Most VPNs work by establishing a single connection between the client and server and tunneling all traffic through that connection. For example, an OpenVPN client might make a TCP connection to a server listening on 184.108.40.206:443. If this connection is broken, a new connection must be made and a new tunnel established.
In some conditions this is problematic - imagine a network adversary who spoofs TCP resets whenever it detects a new VPN connection. It seems as if one could create a more resilient VPN tunnel by using multiple connections. So the client could make two connections to intermediary servers at 220.127.116.11:443 and 18.104.22.168:443, then split the VPN tunnel traffic across both connections. The intermediary servers would forward that traffic to the endpoint server at 22.214.171.124 (and would forward response traffic back to the client). That way, if either connection goes down, the tunnel will remain up.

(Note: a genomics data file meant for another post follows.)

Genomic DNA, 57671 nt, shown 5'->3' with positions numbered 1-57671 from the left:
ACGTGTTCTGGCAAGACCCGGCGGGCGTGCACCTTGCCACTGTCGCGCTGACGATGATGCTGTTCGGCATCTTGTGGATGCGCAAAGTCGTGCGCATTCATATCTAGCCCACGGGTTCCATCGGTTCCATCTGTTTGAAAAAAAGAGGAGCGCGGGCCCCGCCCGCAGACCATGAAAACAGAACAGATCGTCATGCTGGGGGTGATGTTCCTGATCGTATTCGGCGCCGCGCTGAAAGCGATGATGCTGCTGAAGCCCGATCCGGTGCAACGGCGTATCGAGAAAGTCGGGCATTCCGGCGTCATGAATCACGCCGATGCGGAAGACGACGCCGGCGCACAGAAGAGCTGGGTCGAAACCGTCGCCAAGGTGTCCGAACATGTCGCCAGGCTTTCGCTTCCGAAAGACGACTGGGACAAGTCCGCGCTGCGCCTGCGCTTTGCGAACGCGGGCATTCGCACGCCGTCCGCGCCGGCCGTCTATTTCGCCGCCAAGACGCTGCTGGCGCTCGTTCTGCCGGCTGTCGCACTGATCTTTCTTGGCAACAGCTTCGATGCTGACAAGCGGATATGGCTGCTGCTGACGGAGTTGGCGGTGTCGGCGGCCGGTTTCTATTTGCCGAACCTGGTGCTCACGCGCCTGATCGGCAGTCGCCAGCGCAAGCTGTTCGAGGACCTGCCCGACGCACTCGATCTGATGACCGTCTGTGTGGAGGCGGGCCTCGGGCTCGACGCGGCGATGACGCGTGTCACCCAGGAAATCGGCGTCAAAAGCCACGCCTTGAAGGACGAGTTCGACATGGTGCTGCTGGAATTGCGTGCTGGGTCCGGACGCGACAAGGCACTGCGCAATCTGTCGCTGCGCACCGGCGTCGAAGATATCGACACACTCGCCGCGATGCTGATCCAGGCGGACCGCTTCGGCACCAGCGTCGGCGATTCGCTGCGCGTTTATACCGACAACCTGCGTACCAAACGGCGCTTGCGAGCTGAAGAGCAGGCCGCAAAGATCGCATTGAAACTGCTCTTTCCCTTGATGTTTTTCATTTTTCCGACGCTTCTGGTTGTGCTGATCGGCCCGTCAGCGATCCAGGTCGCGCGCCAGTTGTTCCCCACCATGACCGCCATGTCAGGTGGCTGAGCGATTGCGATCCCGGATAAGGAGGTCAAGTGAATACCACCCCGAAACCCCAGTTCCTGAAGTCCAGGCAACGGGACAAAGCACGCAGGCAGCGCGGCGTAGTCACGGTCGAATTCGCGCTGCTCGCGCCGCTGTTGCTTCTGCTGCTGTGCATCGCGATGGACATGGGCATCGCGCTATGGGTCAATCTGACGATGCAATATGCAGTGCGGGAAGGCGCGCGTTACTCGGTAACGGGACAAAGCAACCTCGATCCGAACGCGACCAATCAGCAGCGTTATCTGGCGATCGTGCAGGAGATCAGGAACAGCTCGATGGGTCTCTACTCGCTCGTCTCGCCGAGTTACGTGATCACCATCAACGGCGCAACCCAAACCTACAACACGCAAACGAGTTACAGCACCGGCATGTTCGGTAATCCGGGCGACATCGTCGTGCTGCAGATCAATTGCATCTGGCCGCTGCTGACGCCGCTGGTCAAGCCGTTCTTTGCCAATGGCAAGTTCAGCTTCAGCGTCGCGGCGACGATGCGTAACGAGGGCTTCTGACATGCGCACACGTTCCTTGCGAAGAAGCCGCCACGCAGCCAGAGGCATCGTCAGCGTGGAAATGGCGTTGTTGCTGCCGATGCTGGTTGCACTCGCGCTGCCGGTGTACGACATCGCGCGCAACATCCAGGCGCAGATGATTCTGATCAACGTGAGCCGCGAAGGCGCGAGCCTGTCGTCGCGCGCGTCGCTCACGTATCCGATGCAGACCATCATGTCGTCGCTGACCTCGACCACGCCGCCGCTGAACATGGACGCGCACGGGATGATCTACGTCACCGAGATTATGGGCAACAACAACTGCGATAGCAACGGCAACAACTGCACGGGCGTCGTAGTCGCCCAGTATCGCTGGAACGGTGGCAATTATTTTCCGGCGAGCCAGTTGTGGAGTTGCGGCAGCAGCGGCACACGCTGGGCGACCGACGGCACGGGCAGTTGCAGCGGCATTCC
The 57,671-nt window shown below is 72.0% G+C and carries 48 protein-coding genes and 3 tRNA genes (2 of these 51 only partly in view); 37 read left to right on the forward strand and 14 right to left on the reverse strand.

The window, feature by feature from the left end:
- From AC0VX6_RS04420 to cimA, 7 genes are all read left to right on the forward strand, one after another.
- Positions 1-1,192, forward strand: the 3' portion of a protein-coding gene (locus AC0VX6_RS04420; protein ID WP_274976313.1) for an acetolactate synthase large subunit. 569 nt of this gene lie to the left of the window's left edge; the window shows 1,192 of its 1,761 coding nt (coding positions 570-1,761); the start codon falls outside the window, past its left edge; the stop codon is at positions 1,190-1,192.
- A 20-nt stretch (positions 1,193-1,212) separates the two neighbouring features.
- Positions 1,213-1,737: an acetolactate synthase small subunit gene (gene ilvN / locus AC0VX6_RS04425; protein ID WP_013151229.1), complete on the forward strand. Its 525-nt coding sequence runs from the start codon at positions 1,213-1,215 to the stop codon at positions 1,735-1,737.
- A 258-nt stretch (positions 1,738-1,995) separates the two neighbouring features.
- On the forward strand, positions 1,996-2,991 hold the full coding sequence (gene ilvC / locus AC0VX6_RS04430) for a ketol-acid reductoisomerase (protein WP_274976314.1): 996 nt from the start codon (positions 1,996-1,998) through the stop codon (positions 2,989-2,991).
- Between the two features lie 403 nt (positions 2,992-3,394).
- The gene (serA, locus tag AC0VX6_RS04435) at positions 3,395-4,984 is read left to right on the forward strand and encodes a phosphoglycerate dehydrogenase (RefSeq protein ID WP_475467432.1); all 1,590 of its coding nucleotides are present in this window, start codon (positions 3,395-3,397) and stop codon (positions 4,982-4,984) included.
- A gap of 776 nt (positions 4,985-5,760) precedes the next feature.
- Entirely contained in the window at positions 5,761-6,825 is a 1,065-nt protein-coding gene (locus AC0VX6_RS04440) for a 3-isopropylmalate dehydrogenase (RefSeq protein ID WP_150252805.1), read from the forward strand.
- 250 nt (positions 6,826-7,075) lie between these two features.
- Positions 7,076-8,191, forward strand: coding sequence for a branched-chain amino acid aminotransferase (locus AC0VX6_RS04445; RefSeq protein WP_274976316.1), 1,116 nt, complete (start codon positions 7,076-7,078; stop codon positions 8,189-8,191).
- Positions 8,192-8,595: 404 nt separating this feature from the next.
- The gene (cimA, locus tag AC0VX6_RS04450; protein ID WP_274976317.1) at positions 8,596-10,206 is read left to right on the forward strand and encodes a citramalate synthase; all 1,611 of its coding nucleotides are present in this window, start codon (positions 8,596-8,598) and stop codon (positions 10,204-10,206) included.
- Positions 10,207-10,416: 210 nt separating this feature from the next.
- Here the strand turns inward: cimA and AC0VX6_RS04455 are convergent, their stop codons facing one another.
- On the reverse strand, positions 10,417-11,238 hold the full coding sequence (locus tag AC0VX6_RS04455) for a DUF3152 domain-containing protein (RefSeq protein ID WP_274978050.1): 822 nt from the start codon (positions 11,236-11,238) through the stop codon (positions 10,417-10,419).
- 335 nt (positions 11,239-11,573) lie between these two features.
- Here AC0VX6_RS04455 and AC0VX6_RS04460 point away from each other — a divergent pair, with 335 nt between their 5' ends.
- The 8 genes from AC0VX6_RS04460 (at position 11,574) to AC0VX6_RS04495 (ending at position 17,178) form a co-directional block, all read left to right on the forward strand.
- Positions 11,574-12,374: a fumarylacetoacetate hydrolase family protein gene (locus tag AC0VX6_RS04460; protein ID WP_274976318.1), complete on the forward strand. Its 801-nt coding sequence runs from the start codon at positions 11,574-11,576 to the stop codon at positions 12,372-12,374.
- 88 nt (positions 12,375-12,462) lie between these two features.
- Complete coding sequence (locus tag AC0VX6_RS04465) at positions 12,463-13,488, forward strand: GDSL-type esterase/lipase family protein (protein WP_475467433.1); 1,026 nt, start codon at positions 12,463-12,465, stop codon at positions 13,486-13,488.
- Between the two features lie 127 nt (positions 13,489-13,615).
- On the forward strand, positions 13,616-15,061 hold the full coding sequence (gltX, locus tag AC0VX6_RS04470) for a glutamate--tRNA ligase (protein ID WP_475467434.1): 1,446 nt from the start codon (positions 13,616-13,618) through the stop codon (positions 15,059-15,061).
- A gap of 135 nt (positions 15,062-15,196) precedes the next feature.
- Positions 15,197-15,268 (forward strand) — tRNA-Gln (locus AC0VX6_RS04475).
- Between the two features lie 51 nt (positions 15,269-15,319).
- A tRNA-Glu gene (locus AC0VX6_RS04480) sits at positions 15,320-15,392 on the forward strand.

I've done some searching, but haven't found any VPNs that use this sort of setup. The closest thing I found was Tor Snowflake, but if I'm reading that correctly even though the system rotates IPs rapidly, only one connection is actually used at aany given time.
Any recommendations? Am I missing some sort of key search term? Or does this type of VPN simply not exist?